With a growing number of colleges and universities shifting to pass/fail grading during the coronavirus closures, some in higher education predict the approach may raise awareness about the inequities some students face.
“My hope is that people will be more open to students’ challenges that they face because of inequities not only in society but in the institutions where we work,” Erika Kitzmiller, an assistant professor in education at Barnard College and historian with a focus on educational equity, told the Columbia Spectator. “I have a strong hope they will because colleges are being really responsive to this and I’m really proud of that.”
Columbia College, at Columbia University in the City of New York, has moved to pass/fail grading because many faculty felt they couldn’t judge student work fairly in an untested online environment that may present significant challenges for some students, James J. Valentini, the dean of Columbia College and vice president for undergraduate education, wrote in a message to the campus.
“The faculty members who endorsed this decision stressed that our normal system of evaluating student work and assigning letter grades is predicated on the assumption that our students have equal access to the normal methods of instruction and the supporting structure of a residential college environment. Those shared conditions no longer exist,” James J. Valentini wrote.
At Rowan University in New Jersey, faculty will submit letter grades at the end of the spring semester grades. Students will then have the opportunity to choose a pass/fail grade instead.
Dartmouth University in New Hampshire is among the major institutions that moved to pass/fail this week, calling its approach “credit/no credit” for the spring semester.
For one, time zone differences might make it difficult for Dartmouth students in other parts of the world to join live, online classes, Provost Joseph Helble wrote in a message to the campus.
Helble detailed some of the other challenges students may face.
“Some will have limited access to bandwidth or to necessary hardware, particularly with the closing of libraries and other public high-bandwidth places across the country,” Helble wrote. “Still others will be living in homes where caregiving and other family demands will affect their ability to work effectively. Some may themselves fall ill. And all will need to rely on teleconferencing for meetings with faculty, peers, and advisers.”
Credit/no credit grading also will allow faculty to focus on course content and to “develop assessments that can be used if remote learning continues into summer term,” Helble added.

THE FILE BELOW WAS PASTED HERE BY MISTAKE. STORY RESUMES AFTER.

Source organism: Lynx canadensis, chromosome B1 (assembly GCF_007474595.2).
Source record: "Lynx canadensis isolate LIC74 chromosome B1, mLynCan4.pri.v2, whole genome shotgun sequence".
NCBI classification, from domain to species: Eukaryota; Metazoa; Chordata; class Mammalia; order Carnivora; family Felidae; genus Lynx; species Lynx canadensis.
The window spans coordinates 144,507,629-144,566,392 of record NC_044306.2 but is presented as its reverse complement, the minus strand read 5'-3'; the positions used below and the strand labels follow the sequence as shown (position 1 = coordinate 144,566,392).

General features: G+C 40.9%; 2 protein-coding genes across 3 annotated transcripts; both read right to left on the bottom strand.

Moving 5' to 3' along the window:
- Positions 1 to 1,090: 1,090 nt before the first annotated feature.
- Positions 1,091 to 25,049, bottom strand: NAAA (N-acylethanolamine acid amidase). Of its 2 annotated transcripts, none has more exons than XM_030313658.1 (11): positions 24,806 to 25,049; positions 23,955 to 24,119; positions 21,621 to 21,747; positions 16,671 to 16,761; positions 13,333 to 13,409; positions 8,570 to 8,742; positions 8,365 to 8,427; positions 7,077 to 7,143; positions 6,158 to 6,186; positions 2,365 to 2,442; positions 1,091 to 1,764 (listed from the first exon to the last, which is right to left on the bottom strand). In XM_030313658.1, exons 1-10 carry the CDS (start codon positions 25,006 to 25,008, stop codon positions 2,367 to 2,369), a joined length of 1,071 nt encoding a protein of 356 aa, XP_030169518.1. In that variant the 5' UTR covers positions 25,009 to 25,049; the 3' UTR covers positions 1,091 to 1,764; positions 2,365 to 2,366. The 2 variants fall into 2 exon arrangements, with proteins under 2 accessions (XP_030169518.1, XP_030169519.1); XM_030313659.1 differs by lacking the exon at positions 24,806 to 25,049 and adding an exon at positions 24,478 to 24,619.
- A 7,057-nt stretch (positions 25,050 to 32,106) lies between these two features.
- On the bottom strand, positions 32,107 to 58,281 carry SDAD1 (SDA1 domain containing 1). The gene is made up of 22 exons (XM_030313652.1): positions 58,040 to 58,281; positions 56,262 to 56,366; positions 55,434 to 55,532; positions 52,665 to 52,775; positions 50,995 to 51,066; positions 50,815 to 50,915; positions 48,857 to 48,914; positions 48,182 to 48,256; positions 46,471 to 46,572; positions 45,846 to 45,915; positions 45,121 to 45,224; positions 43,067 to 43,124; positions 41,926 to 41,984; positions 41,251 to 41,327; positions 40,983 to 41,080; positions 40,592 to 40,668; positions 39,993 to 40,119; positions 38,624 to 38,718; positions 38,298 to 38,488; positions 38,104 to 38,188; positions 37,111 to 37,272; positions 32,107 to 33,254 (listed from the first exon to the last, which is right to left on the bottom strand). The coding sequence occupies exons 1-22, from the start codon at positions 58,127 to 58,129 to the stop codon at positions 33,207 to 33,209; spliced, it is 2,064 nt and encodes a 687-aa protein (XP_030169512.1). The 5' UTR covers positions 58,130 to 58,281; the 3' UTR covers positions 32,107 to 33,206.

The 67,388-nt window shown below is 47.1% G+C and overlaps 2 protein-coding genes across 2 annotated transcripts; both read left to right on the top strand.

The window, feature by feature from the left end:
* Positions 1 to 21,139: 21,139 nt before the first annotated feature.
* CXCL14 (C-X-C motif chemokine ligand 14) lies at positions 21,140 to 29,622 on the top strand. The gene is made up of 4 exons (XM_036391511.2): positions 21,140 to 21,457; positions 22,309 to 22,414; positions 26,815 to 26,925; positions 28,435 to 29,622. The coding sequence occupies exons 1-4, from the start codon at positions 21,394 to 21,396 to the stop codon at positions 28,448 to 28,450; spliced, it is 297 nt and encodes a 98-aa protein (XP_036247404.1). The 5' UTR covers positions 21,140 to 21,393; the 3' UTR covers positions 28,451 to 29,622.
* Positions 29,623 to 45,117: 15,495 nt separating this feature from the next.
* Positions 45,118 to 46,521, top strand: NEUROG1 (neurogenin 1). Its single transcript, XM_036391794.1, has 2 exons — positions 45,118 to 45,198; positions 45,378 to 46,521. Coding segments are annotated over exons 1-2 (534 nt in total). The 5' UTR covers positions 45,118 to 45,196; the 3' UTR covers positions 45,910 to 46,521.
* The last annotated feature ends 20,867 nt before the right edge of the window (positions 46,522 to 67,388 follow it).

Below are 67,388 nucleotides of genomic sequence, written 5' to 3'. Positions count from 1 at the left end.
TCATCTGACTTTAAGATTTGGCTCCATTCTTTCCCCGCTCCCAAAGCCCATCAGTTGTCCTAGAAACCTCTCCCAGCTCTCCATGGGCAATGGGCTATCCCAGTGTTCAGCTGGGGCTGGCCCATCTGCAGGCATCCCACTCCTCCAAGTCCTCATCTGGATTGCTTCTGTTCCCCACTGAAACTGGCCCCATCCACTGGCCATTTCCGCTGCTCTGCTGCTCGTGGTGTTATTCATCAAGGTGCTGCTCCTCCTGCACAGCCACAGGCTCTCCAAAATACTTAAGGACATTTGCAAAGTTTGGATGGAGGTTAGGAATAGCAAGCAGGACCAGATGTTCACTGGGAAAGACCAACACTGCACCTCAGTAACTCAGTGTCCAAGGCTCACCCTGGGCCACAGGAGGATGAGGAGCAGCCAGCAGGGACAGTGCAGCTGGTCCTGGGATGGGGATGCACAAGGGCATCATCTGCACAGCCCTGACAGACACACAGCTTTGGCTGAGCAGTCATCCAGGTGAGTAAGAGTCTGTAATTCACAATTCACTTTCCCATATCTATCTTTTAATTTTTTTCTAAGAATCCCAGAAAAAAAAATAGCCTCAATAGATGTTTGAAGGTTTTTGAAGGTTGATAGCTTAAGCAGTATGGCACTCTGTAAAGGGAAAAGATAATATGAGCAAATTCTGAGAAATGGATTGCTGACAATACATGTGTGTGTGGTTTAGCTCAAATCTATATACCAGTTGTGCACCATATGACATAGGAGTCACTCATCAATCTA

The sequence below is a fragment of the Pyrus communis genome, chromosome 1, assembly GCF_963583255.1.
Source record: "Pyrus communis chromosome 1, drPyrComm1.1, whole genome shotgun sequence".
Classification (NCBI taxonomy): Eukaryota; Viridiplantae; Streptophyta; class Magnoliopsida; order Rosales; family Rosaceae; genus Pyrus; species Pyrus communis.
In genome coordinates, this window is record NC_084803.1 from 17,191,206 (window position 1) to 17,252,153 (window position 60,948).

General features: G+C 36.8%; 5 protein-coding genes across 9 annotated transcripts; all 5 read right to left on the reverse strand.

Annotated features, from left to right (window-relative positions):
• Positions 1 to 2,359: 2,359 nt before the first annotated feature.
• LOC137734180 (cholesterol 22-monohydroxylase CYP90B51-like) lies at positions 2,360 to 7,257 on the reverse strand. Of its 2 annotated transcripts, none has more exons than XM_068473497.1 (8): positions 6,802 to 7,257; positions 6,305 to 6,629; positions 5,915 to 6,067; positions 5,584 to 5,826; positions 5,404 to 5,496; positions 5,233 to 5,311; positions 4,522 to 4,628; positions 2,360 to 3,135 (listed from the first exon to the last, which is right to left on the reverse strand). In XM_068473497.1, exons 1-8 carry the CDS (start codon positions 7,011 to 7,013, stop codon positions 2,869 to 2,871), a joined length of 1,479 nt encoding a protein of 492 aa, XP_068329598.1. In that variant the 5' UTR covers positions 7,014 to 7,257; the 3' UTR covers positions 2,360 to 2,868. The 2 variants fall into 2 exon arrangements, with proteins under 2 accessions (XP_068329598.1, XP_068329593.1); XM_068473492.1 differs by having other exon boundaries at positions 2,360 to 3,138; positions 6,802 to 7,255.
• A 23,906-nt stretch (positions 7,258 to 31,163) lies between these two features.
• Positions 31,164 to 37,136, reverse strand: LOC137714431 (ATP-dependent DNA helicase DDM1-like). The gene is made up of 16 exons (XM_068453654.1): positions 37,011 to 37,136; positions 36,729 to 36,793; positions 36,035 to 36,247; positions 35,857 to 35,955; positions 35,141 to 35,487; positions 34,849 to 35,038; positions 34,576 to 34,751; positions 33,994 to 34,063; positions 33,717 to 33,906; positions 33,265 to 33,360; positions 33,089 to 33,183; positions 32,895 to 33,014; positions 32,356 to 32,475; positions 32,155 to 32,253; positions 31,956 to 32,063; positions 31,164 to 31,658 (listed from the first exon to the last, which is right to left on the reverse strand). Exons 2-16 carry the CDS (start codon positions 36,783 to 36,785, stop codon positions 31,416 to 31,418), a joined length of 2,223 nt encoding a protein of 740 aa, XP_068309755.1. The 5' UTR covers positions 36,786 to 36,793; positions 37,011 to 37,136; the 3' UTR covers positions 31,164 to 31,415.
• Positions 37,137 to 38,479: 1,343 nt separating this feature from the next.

Williams Colleges in Massachusetts also made the pass/fail switch this week.
“During a standard semester, grades reflect a faculty member’s assessment of the quality of a student’s work produced under relatively consistent and controlled circumstances,” Williams President Maud Mandel said in a message. “The pandemic and ensuing campus closure make consistency and control impossible.”
Just under half of the respondents to a survey done by the university’s student newspaper, The Williams Record, said they have taken on extra responsibilities in order to care for family and community members since campus closed.
More than 80% of respondents feared they would not perform at their normal academic level while one in seven said they lack access to reliable internet or a computer with a web camera,The Williams Record said in an editorial.
More from UB: Coronavirus sparks calls for “universal pass” grading
New York University has also allowed a pass/fail grading option “to relieve some of the pressure that students may be facing as a result of COVID-19 related disruptions,” administrators said in a message.
And in Florida, 75,000 students from six large public institutions—the University of South Florida, the University of Florida, the University of Central Florida, Florida State University, Florida International University and Florida Atlantic University—have signed petitions urging their administrators to offer pass/fail grading, the Tampa Bay Times reported.
“Online instruction is incomparable to the experience and learning that one may have in the class and during in-person lectures,” the University of Flordia petition reads, according to the Tampa Bay Times. “Although many students may transition seamlessly to learning online, there will be an indisputable part of our student body that will face difficulties in focusing and/or truly understanding class material.”